Communication, Information and Media Studies 194:601
1 October 2002
A wonderful new thing is created. A thing that will change the world. At that moment, one might ask, 'How has the essence of the world changed?' The commonsense answer is simple: new possibilities have come into existence.
This answer makes sense to ontological realists like Dyson (1999). They embrace a causal explanation of how possibilities for the future are realized as the world and its culture are transformed by events. On the other hand, it is not clear how social constructivists, like Geertz (1973) and Bruner (1986, 1990), might answer the question. In what way do new possibilities come into their world? There is little doubt that some accounting must be possible, for the commonsense view is part of the public meaning in culture and visible in all manner of speculative talk.
I will translate key concepts of Geertz's social constructivism into possible worlds talk to enable comments on an account of possibility and change within cultures and relationships over cultures. There is also a bridge between this formalism and a flavor of story telling directed at hypothesis making. Speculative story telling about possible worlds that might be the actual world is common when exploring decision options in the face of incomplete information. I am interested in this type of story telling because it is one way people can come to form a belief about the quality and utility of knowledge bases.
Work in modal logic, for example Lewis (1990), has provided a formalization of Leibniz's idea of possible worlds, that is, collections of worlds that are like the actual world but are different in some, or many, respects. This type of talk has proven useful, especially in exploring issues of meaning in the philosophy of language. The actual world for both realists and constructivists is a very inclusive thing, anything that exists in space and time, past, present or future, or is constructed of those things, is included. Possible worlds are simply ways the actual world might be, but is not.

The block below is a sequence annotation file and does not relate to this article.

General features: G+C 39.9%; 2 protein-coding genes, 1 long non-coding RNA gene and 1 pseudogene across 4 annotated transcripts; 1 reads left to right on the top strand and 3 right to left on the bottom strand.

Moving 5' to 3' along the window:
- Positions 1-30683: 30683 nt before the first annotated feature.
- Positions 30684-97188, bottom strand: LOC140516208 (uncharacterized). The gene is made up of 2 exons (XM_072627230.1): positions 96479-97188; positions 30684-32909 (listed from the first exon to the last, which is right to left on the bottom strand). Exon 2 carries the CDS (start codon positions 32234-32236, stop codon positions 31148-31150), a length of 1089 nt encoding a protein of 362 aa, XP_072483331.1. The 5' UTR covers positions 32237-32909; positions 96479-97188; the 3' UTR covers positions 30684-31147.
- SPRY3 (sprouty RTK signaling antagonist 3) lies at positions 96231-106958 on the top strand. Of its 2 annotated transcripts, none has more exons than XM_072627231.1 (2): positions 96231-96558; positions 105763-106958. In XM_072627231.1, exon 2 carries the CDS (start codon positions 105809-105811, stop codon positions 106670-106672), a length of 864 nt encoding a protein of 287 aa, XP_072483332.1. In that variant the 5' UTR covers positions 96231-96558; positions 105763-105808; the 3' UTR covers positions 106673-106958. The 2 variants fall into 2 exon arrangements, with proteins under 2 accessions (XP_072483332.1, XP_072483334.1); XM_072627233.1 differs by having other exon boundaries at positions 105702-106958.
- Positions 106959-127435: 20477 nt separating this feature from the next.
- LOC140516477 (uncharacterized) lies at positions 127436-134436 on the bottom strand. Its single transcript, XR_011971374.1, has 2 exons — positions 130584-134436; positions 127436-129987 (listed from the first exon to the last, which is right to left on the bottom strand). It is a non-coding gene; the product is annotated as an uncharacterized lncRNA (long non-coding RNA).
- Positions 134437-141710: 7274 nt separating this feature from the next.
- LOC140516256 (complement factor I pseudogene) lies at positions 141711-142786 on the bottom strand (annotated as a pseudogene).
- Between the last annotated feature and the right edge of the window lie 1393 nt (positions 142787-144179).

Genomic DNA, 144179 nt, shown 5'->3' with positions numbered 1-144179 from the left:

The very existence of a new thing creates new possible worlds, for there are new ways in which the actual world might be different. Dyson's bioengineered, fuel-producing trees create possible worlds where poor people possess control over cheap energy. A laboratory invention can have world changing outcomes through causal interactions with people, institutions and culture, and a possible world of greater social justice can become the actual world.
For Geertz and Bruner, interpretation is the result of the method by which culture comes to be understood. Interpretations have fundamental limitations, however, because of the nature of the instrument producing the interpretation, that is, the observer (ethnographer, ethnopsychologist, etc.). Interpretations can be produced only by direct observation of what happens in a culture at a specific locale in space and time. The observer must work within their culture and interpret its semiotic system in producing an interpretation of another culture. So, the act of interpretation produces a kind of translation good for just that combination of cultures. This has two consequences. First, the interpretation cannot be generalized across cultures. Second, interpretations of a given culture by different observers coming from different cultures may display no correspondence at all.
Interpretation follows from the observation of meaning in a culture, as embodied in its semiotics. It is essential that every culture have a semiotic system. So, a sufficiently skilled observer with appropriate access to a culture can produce an interpretation at any time or place if there is some translation between the semiotic systems. In principle, an observer can produce an interpretation, or collections of interpretations, of a 'depth' (or richness) that is limited by the observer's skills and the richness of interpretations available in their native culture. Of course, the observer meeting these criteria is an ideal construction, suffering none of the practical limitations that may thwart production of complete, 'accurate' interpretations in the real world.